'msg': "The curators groups doesn't exist, so only sysadmins "
                       "are authorized to create groups."}

With these try and except clauses added, we should be able to load the /group page and add groups, even if there isn’t already a group called curators.

Second, plugin.py will crash if a user who is not logged-in tries to create a group. If you logout of CKAN, and then visit /group/new you’ll see another 500 Server Error. You’ll also get this error if you post to the group_create() API action without providing an API key.

When the user isn’t logged in, context['user'] contains the user’s IP address instead of a user name:

{'model': <module 'ckan.model' from ...>,
 'user': u'127.0.0.1'}

When we pass this IP address as the user name to convert_user_name_or_id_to_id(), the converter function will raise an exception because no user with that user name exists. We need to handle that exception as well, replace the convert_user_name_or_id_to_id line in your plugin.py file with these lines:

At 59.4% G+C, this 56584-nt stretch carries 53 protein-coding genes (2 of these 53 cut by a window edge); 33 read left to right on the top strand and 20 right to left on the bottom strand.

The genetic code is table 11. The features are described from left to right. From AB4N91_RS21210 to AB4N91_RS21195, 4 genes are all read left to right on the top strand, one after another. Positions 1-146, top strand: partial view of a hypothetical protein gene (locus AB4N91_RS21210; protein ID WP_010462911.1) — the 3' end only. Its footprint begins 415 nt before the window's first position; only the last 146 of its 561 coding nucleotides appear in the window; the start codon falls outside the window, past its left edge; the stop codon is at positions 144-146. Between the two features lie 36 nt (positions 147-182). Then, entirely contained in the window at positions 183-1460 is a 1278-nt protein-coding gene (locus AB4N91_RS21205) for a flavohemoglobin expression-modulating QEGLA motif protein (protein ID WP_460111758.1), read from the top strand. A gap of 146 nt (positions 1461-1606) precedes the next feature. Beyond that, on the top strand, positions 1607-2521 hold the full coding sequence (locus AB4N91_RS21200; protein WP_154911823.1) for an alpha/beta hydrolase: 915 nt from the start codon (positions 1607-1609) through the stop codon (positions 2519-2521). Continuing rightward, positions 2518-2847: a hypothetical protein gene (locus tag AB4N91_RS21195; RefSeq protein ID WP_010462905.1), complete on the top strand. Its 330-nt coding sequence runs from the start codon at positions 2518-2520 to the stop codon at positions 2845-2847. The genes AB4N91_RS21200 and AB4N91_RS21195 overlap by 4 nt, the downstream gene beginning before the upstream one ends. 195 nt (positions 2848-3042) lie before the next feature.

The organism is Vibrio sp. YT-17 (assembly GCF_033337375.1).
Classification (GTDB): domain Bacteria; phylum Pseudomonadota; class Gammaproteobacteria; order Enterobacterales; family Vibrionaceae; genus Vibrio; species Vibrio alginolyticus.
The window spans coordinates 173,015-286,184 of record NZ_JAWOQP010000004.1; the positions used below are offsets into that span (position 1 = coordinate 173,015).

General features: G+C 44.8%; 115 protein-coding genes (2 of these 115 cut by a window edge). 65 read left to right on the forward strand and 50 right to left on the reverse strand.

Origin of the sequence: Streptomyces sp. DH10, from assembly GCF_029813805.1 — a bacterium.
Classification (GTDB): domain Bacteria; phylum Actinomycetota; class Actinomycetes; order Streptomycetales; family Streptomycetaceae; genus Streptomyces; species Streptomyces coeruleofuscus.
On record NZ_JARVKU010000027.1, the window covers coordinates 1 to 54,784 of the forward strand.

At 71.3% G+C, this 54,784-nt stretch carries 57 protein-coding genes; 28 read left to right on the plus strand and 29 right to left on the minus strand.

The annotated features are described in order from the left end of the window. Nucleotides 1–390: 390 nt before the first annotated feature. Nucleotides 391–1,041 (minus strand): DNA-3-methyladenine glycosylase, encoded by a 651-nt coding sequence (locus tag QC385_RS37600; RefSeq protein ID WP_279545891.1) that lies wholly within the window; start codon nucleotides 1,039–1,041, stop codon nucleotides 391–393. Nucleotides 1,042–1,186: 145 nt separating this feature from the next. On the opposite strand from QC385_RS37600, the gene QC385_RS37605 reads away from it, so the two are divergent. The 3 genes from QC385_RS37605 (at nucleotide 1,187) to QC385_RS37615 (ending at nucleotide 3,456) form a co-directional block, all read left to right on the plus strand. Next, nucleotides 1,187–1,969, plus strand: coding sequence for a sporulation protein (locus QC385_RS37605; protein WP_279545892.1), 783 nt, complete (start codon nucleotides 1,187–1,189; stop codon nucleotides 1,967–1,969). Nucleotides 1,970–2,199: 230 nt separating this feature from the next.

convert_user_name_or_id_to_id = toolkit.get_converter(
        'convert_user_name_or_id_to_id')
    try:
        user_id = convert_user_name_or_id_to_id(user_name, context)
    except toolkit.Invalid:
        # The user doesn't exist (e.g. they're not logged-in).
        return {'success': False,
                'msg': 'You must be logged-in as a member of the curators '
                       'group to create new groups.'}

We’re done!

Here’s our final, working plugin.py module in full:

# encoding: utf-8

import ckan.plugins as plugins
import ckan.plugins.toolkit as toolkit


def group_create(context, data_dict=None):
    # Get the user name of the logged-in user.
    user_name = context['user']

    # Get a list of the members of the 'curators' group.
    try:
        members = toolkit.get_action('member_list')(
            data_dict={'id': 'curators', 'object_type': 'user'})
    except toolkit.ObjectNotFound:
        # The curators group doesn't exist.
        return {'success': False,
                'msg': "The curators groups doesn't exist, so only sysadmins "
                       "are authorized to create groups."}

    # 'members' is a list of (user_id, object_type, capacity) tuples, we're
    # only interested in the user_ids.
    member_ids = [member_tuple[0] for member_tuple in members]